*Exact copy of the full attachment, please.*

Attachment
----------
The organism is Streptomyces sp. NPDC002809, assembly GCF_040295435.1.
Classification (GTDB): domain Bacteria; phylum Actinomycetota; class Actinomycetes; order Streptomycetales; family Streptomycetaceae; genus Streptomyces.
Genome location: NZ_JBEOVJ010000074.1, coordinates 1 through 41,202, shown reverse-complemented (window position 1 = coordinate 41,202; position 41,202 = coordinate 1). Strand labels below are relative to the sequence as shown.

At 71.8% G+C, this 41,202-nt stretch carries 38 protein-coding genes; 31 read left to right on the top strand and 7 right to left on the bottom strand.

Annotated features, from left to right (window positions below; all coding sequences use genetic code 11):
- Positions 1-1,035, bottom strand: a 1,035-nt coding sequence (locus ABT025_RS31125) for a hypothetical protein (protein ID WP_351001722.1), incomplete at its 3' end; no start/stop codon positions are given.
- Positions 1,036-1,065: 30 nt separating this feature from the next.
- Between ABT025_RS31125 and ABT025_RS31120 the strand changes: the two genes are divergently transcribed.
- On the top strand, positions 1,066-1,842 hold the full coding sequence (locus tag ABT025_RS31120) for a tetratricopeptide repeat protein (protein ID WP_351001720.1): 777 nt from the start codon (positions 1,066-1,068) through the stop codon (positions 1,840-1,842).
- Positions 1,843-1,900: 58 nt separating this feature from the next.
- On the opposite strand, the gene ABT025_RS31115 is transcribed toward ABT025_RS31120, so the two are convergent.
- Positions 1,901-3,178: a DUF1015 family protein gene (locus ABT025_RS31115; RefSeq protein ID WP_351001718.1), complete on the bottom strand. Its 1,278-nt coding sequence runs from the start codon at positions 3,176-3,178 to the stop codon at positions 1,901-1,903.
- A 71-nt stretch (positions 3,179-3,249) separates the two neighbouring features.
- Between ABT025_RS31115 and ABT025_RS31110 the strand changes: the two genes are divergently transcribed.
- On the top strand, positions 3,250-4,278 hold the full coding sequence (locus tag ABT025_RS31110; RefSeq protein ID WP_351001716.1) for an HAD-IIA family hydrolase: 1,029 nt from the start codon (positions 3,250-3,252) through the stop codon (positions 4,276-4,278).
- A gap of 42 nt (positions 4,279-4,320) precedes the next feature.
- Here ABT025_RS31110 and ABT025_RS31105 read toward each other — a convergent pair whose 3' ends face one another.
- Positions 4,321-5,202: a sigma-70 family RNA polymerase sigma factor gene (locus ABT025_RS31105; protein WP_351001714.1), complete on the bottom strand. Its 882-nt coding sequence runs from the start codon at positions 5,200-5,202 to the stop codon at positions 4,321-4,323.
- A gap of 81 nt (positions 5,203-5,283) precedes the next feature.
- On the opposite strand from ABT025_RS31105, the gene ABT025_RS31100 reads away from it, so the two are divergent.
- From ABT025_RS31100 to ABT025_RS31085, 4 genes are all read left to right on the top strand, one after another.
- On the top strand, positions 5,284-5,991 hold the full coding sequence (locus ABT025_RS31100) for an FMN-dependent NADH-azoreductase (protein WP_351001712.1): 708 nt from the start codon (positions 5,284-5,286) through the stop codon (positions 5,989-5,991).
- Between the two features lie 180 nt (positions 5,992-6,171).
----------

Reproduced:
The organism is Streptomyces sp. NPDC002809, assembly GCF_040295435.1.
Classification (GTDB): domain Bacteria; phylum Actinomycetota; class Actinomycetes; order Streptomycetales; family Streptomycetaceae; genus Streptomyces.
Genome location: NZ_JBEOVJ010000074.1, coordinates 1 through 41,202, shown reverse-complemented (window position 1 = coordinate 41,202; position 41,202 = coordinate 1). Strand labels below are relative to the sequence as shown.

At 71.8% G+C, this 41,202-nt stretch carries 38 protein-coding genes; 31 read left to right on the top strand and 7 right to left on the bottom strand.

Annotated features, from left to right (window positions below; all coding sequences use genetic code 11):
- Positions 1-1,035, bottom strand: a 1,035-nt coding sequence (locus ABT025_RS31125) for a hypothetical protein (protein ID WP_351001722.1), incomplete at its 3' end; no start/stop codon positions are given.
- Positions 1,036-1,065: 30 nt separating this feature from the next.
- Between ABT025_RS31125 and ABT025_RS31120 the strand changes: the two genes are divergently transcribed.
- On the top strand, positions 1,066-1,842 hold the full coding sequence (locus tag ABT025_RS31120) for a tetratricopeptide repeat protein (protein ID WP_351001720.1): 777 nt from the start codon (positions 1,066-1,068) through the stop codon (positions 1,840-1,842).
- Positions 1,843-1,900: 58 nt separating this feature from the next.
- On the opposite strand, the gene ABT025_RS31115 is transcribed toward ABT025_RS31120, so the two are convergent.
- Positions 1,901-3,178: a DUF1015 family protein gene (locus ABT025_RS31115; RefSeq protein ID WP_351001718.1), complete on the bottom strand. Its 1,278-nt coding sequence runs from the start codon at positions 3,176-3,178 to the stop codon at positions 1,901-1,903.
- A 71-nt stretch (positions 3,179-3,249) separates the two neighbouring features.
- Between ABT025_RS31115 and ABT025_RS31110 the strand changes: the two genes are divergently transcribed.
- On the top strand, positions 3,250-4,278 hold the full coding sequence (locus tag ABT025_RS31110; RefSeq protein ID WP_351001716.1) for an HAD-IIA family hydrolase: 1,029 nt from the start codon (positions 3,250-3,252) through the stop codon (positions 4,276-4,278).
- A gap of 42 nt (positions 4,279-4,320) precedes the next feature.
- Here ABT025_RS31110 and ABT025_RS31105 read toward each other — a convergent pair whose 3' ends face one another.
- Positions 4,321-5,202: a sigma-70 family RNA polymerase sigma factor gene (locus ABT025_RS31105; protein WP_351001714.1), complete on the bottom strand. Its 882-nt coding sequence runs from the start codon at positions 5,200-5,202 to the stop codon at positions 4,321-4,323.
- A gap of 81 nt (positions 5,203-5,283) precedes the next feature.
- On the opposite strand from ABT025_RS31105, the gene ABT025_RS31100 reads away from it, so the two are divergent.
- From ABT025_RS31100 to ABT025_RS31085, 4 genes are all read left to right on the top strand, one after another.
- On the top strand, positions 5,284-5,991 hold the full coding sequence (locus ABT025_RS31100) for an FMN-dependent NADH-azoreductase (protein WP_351001712.1): 708 nt from the start codon (positions 5,284-5,286) through the stop codon (positions 5,989-5,991).
- Between the two features lie 180 nt (positions 5,992-6,171).